Roquefort, sauternes and raisin bread

Roquefort, sauternes and raisin bread

By
From
How to Cook Bread
Makes
1 large loaf
Photographer
Peter Cassidy

This bread delivers compatible foods – bread, cheese, fruit and wine – all in one hit. The soft texture and buttery flavour of brioche dough is perfect for the fruit and cheese to sink into, though an enriched white bread dough also works well, for a less rich result. Simply tear the bread into chunks and serve with a plate of good charcuterie, such as Serrano or Bayonne ham, and a carafe of red wine.

Ingredients

Quantity Ingredient
1 quantity Brioche, dough only
100g plump, golden raisins
100ml sauternes or another pale dessert wine
150g mascarpone cheese
170g roquefort cheese
butter, to grease
flour, to dust
freshly ground black pepper

Method

  1. Make the brioche dough.
  2. While the dough is chilling, put the raisins and wine in a small saucepan over a low heat and slowly bring to the boil. Remove from the heat and leave to cool in the pan.
  3. Put the mascarpone in a small bowl and season well with black pepper. Roughly crumble the Roquefort, discarding any rind. Heat the oven to 200°C.
  4. Grease a large baking tray generously with butter, then dust it lightly with flour. Place the brioche dough on the baking tray and, using a rolling pin or floured hands, roll or pat it out to a rough oval shape, about 24 x 20cm. The finished loaf should have a natural form, so there’s no need to be too precise about the shape and size, just make sure it’s big enough to hold the topping. Leave to relax for 15 minutes.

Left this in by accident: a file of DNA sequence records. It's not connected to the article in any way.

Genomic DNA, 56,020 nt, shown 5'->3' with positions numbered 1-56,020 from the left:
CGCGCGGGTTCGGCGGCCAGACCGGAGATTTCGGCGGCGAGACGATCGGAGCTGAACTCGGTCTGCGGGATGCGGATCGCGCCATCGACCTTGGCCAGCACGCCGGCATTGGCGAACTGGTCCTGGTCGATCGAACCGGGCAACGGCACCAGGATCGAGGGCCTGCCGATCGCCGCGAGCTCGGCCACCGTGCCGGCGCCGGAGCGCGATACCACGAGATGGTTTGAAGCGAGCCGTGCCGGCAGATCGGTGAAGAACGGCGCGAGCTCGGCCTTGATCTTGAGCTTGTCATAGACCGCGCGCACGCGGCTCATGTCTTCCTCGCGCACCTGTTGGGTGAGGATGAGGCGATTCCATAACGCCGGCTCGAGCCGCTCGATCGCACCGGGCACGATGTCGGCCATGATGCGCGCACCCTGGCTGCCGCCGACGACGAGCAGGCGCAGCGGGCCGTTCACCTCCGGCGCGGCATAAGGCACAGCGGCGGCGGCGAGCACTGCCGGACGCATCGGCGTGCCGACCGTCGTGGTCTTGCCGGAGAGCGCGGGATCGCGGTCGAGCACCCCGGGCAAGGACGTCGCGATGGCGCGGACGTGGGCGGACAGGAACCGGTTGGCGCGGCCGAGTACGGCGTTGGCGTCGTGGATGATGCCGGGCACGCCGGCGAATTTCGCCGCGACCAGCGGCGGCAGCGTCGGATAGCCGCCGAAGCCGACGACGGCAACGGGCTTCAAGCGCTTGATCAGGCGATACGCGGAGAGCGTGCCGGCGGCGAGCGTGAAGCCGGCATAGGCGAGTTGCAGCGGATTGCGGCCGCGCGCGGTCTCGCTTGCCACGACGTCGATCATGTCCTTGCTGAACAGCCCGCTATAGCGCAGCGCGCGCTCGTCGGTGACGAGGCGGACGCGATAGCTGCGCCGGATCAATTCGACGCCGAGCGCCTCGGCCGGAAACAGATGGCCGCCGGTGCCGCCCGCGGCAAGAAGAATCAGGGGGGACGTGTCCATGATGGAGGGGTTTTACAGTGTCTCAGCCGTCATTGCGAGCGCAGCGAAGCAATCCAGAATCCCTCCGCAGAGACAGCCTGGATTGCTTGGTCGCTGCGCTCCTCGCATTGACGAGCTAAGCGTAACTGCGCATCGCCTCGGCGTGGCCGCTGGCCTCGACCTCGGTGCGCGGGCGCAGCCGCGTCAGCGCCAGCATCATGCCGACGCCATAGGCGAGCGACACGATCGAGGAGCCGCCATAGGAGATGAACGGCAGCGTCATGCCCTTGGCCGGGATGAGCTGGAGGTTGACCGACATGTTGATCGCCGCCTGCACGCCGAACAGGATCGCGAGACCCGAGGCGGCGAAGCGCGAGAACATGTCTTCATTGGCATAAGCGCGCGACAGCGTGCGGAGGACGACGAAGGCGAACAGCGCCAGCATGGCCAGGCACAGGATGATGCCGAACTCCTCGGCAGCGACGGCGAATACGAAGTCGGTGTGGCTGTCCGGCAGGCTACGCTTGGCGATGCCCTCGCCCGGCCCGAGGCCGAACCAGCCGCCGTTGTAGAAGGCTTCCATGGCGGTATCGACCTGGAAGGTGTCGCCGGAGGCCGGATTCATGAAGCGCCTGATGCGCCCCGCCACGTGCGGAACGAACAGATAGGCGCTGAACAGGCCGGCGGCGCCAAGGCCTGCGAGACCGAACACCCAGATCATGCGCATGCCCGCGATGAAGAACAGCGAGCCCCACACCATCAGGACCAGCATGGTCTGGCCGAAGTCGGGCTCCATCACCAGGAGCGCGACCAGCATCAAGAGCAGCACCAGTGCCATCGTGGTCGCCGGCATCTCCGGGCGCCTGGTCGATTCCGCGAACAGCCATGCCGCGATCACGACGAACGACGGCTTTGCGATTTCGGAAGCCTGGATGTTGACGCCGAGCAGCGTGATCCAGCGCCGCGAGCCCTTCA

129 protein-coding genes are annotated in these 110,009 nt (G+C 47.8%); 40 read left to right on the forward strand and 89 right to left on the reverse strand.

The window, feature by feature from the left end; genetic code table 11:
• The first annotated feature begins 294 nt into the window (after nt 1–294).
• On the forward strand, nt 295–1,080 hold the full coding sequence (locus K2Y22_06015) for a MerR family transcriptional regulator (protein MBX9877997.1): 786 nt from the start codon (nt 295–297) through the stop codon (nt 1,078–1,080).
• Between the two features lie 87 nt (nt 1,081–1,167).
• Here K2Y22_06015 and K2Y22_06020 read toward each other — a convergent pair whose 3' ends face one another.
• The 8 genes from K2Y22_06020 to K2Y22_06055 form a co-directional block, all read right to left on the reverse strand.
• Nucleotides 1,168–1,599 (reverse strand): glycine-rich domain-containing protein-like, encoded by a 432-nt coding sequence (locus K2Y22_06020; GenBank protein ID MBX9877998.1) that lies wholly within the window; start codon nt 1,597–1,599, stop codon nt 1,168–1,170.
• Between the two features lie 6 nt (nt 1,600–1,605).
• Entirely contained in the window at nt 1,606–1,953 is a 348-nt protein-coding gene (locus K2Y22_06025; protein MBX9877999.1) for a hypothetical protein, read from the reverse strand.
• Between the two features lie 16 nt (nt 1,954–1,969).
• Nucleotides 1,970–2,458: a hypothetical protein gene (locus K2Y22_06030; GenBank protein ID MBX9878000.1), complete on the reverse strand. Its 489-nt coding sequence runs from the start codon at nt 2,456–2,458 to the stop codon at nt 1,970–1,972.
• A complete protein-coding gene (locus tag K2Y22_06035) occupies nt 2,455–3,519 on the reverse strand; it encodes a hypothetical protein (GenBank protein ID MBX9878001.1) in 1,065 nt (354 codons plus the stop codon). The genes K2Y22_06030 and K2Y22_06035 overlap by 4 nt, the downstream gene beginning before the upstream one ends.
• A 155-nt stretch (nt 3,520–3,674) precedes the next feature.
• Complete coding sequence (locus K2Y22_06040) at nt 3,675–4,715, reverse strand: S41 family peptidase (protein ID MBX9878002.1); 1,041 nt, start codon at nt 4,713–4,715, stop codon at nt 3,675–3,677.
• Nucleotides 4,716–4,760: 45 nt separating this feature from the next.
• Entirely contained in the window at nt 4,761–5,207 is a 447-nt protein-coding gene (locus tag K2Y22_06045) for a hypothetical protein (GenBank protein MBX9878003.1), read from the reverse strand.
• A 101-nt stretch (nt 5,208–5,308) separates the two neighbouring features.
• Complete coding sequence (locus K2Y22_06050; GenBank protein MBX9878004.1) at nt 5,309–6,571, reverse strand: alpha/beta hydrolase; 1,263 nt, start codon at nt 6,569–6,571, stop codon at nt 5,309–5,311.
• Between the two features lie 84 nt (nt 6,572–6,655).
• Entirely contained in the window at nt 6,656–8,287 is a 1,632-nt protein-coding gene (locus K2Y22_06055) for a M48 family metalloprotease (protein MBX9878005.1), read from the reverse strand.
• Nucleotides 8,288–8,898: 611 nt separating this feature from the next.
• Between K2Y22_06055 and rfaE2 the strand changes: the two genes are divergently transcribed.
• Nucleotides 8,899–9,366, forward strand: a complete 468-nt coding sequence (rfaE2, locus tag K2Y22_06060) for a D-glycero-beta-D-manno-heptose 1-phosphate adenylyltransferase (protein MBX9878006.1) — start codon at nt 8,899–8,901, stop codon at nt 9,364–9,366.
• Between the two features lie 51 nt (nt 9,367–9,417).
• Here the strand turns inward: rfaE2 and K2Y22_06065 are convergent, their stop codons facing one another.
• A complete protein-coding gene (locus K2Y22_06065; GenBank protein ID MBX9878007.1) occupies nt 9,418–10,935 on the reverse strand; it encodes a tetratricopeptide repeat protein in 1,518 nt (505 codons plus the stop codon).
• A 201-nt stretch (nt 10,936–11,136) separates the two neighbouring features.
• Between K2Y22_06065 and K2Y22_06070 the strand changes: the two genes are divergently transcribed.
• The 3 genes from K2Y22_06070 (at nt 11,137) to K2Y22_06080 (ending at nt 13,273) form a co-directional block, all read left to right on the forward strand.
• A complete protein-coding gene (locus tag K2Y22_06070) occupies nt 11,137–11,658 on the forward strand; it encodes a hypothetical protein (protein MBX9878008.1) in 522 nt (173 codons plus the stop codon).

5. Dip the fingertips of one hand into a little flour to prevent them from sticking, and make deep indentations all over the surface of the dough, creating little pockets.
  6. Spread the mascarpone over the dough, gently pushing it into the pockets and leaving a clear border of about 2cm all round.
  7. Using a slotted spoon, remove the raisins from the pan, reserving the wine, and scatter them over the mascarpone, tucking them into the pockets where possible. Top the dough with the Roquefort, ensuring that it is evenly distributed, and spoon over the reserved wine. The topping will look quite wet at this stage, but the moisture will sink into the dough as it cooks, infusing it with flavour.
  8. Bake in the top third of the oven for 20 minutes, then lower the oven setting to 180°C and continue to cook for a further 10–15 minutes until golden, cooked through and the topping is bubbling and just beginning to caramelise. Transfer to a wire rack and leave to cool slightly. Serve warm or at room temperature.

Variations

  • Try other fruit and cheese combinations, such as dried or fresh figs with Gorgonzola, Medjool dates with dolcelatte, or thickly sliced, juicy peaches with salty feta.
Tags:
bread
Leiths
baking
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